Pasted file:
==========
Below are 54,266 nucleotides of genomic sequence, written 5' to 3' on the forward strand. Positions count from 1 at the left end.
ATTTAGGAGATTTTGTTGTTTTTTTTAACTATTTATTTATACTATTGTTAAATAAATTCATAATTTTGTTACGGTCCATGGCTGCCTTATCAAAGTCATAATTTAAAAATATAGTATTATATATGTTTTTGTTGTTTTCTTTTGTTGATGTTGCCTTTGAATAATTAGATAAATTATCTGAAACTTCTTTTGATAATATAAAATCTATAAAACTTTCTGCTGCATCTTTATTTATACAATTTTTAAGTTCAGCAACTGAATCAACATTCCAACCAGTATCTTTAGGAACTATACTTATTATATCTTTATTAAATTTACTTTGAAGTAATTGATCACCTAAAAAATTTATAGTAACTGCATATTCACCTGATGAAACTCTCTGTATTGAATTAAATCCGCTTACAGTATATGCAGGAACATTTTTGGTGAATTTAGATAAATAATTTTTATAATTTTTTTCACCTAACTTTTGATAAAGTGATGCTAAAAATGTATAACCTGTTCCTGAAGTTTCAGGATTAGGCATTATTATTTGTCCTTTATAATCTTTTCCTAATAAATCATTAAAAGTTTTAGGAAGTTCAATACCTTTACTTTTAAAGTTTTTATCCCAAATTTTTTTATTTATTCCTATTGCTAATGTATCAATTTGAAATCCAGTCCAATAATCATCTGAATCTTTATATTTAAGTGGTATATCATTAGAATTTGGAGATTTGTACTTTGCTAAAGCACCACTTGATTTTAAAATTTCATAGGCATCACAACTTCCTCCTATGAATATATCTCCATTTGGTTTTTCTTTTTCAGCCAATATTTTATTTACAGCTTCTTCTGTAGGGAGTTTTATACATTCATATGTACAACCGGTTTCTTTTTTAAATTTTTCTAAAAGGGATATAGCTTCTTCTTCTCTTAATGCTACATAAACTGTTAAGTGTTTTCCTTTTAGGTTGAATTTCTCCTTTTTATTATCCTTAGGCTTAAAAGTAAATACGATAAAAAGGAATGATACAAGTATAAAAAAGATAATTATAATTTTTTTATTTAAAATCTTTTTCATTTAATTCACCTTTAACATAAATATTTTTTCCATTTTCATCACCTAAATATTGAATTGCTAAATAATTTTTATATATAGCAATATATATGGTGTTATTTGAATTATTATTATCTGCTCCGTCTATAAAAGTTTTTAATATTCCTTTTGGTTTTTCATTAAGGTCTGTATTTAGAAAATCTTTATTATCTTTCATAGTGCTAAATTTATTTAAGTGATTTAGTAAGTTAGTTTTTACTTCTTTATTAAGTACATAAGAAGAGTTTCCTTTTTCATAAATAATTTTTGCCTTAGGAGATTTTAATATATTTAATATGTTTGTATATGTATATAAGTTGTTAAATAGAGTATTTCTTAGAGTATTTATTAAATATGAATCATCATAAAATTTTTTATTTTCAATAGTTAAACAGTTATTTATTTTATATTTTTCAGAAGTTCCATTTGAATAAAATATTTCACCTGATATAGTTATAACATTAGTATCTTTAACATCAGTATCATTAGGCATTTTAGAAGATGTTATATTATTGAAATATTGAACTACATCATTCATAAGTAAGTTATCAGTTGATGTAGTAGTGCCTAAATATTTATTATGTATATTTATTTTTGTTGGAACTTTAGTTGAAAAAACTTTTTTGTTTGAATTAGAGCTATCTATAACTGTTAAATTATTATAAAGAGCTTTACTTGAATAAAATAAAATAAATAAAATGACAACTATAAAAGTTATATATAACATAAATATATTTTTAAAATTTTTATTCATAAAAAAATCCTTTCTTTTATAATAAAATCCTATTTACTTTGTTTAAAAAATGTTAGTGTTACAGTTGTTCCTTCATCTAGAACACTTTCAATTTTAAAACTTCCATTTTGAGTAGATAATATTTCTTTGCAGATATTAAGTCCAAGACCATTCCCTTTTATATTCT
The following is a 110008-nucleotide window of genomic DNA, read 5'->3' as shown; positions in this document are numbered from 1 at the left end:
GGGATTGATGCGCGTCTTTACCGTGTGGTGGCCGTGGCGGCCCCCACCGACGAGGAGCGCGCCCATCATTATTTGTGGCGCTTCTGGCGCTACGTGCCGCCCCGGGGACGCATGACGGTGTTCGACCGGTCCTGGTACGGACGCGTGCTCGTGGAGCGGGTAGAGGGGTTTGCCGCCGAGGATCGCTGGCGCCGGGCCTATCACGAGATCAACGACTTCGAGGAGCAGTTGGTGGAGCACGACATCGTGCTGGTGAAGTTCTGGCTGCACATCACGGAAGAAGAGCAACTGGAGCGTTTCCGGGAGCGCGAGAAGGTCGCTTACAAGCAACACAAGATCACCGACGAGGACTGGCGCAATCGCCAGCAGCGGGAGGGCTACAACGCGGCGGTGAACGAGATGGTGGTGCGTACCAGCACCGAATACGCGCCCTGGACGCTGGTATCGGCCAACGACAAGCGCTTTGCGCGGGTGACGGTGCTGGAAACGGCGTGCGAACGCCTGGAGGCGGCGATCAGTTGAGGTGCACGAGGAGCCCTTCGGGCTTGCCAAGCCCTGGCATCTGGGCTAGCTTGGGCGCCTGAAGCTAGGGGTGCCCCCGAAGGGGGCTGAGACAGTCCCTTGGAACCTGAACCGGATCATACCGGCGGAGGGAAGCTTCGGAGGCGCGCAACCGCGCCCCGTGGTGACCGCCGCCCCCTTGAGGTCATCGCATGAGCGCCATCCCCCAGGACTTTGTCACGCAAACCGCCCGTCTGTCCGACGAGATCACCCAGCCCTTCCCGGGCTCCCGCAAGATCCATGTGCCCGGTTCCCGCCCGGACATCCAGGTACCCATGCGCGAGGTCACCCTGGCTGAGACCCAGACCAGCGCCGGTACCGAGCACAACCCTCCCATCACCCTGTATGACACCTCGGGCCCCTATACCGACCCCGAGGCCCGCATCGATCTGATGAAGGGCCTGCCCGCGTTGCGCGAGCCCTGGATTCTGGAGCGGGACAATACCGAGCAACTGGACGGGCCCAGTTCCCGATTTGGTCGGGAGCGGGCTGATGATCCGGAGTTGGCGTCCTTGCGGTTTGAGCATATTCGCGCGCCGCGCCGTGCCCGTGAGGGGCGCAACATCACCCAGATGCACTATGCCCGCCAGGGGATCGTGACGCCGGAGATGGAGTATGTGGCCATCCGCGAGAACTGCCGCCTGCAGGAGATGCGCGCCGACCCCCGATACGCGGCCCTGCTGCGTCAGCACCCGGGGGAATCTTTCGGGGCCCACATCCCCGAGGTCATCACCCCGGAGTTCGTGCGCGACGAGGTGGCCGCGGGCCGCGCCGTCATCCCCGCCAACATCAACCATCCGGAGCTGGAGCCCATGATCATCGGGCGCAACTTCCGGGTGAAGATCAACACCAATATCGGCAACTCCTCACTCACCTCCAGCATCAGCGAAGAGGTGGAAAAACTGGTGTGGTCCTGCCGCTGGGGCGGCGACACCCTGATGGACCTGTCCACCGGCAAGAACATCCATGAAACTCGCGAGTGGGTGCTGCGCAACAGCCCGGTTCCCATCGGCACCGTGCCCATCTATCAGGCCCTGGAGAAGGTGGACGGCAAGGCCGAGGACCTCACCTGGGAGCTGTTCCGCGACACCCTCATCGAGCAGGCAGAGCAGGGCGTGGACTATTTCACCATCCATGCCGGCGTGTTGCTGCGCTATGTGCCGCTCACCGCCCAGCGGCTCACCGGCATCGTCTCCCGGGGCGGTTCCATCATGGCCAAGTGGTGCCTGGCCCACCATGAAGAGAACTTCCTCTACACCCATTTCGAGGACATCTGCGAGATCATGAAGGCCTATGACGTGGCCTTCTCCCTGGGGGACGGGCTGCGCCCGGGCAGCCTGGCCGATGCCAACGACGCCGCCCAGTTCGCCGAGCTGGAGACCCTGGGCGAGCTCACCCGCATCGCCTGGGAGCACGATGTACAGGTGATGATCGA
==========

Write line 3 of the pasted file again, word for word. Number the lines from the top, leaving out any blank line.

The following is a 110008-nucleotide window of genomic DNA, read 5'->3' as shown; positions in this document are numbered from 1 at the left end: